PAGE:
Saultite Jenna Congdon is taking her experience in animal cognition to the next level with her latest project at the Toronto Zoo.
After years of graduate studies and teaching as a sessional instructor at the University of Alberta in Edmonton, the Algoma University graduate has taken up a two-year, post-doctoral fellowship with York University in order to develop artificial intelligence for orangutans.
“We are designing artificial intelligence (AI) to be able to monitor both the health and behaviour of the orangutans at the Toronto Zoo, so we can make sure they’re doing well, and also be able to watch how they’re interacting in their everyday lives,” Congdon said.
The animal behavioural scientist has been working remotely from her home in Edmonton, utilizing a small network of cameras to observe a group of six orangutans, ranging in ages 14 to 53, at The Toronto Zoo.
Congdon says she’s currently obsessed with Budi, a huge, shaggy 15-year-old male orangutan that’s just becoming sexually mature. She also enjoys watching Sekali, a 28-year-old female who is attached to a blanket. Puppe, the 53-year-old mother to Budi, is by far the most popular orangutan with the Toronto Zoo community.
“It’s a very long and tedious process right now, but the output is going to be so incredible, because something that the zoo is going to have as a product is this program that’s capable of 24-7 monitoring to make sure that the animals are living their best lives,” said Congdon. “The orangutans, they’re critically endangered. They’re not going to live in the wild for much longer unless we make some massive changes.”
“The only way for them to be living right now is in conservation sites like the zoo, so it’s nice to have these things in place to make sure that we’re still able to give them the best lives possible.”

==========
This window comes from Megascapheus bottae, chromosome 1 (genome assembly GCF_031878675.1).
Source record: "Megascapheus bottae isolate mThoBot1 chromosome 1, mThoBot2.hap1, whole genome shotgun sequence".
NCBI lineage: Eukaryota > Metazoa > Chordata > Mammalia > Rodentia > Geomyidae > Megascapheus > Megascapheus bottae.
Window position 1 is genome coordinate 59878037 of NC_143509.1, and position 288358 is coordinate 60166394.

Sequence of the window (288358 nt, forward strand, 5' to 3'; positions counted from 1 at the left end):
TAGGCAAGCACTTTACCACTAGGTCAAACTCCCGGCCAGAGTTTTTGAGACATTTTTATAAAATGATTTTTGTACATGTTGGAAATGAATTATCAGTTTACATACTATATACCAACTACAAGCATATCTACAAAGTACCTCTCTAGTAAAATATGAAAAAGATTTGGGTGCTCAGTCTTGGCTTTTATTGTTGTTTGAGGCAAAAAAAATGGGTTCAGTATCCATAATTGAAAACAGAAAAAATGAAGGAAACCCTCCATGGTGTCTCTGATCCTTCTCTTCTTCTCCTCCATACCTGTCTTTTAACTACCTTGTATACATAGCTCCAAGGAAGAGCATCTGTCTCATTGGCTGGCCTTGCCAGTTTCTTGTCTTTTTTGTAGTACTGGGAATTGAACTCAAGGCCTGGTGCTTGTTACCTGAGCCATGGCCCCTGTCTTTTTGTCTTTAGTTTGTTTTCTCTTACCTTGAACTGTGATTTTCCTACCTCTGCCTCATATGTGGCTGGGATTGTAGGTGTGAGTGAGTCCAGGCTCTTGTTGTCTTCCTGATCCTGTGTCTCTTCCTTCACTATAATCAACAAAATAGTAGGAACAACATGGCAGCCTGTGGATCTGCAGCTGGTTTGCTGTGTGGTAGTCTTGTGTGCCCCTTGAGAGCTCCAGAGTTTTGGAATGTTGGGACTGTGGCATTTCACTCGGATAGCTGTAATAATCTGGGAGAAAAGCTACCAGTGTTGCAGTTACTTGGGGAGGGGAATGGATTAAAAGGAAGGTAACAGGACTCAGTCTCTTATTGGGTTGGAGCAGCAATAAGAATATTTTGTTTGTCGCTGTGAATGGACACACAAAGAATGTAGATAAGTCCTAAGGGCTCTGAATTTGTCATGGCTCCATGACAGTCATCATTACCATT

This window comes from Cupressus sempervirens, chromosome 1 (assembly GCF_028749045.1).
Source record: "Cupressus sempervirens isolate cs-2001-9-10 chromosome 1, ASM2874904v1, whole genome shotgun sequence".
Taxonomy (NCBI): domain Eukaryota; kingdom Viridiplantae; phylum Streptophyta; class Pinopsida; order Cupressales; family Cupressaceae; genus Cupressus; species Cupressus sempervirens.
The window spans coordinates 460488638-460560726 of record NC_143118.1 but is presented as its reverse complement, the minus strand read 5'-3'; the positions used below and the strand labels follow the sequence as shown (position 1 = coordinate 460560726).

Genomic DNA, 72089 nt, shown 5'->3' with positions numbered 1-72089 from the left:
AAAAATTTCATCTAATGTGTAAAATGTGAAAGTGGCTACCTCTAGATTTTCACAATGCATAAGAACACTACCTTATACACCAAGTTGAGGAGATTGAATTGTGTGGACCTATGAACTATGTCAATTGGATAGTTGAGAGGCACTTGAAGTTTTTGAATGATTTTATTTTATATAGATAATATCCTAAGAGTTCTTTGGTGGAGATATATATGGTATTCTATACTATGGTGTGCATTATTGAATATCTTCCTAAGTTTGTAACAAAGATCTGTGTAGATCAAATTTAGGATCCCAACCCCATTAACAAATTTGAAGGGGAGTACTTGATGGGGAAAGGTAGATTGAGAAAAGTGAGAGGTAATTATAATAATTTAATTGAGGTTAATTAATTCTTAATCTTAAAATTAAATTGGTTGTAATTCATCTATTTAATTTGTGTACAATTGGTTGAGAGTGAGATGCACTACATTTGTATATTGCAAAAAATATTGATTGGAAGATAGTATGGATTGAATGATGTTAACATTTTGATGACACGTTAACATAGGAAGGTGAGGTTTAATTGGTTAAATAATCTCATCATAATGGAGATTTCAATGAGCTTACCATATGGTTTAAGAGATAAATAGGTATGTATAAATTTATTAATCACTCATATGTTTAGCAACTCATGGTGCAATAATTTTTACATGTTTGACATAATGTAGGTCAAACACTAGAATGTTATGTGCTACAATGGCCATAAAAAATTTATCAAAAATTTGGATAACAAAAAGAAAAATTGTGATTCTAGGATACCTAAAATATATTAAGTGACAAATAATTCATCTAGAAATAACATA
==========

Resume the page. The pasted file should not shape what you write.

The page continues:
The two-year fellowship - funded by the Wildlife Conservancy through the Mitacs Accelerate funding stream - concludes in March 2023. The team working on the project, which includes AI company EAIGLE, hope to eventually apply the artificial intelligence to endangered quadrupedal species such as lions and tigers.
“This AI project is just something that’s not happening at all at the Toronto Zoo, and really not much in North America at all,” said Congdon. “A lot of the AI that’s out there for monitoring welfare is really agriculture and things, so it’s really exciting to be able to be designing something for the zoo, and for these conservation efforts.”
Congdon credits Algoma University for her chosen career path.
“It’s pretty exciting to basically be a professional nerd first of all, but I’ve just always loved animals,” said Congdon. “I went to school at Algoma [University] - I stayed home when everyone else was kind of running away, and I loved my experience at Algoma.”
“It is the reason why I’m doing everything that I am, because I fell in love with psychology there, and understood that psychology is not just clinical aspects - it’s brain and behaviour. So that kind of routed me into being able to study animal cognition.”
Congdon’s new project developing AI for the Toronto Zoo allows her the opportunity to combine her love of science and animals into a worthwhile endeavour.
“It’s such an honour to be able to do this work, because I really have loved animals my whole life. I love science - I absolutely am a scientist to my core,” she told SooToday. “So it is so nice to be able to keep putting those two things together, and especially now in a way that’s so important from the conservation angle.”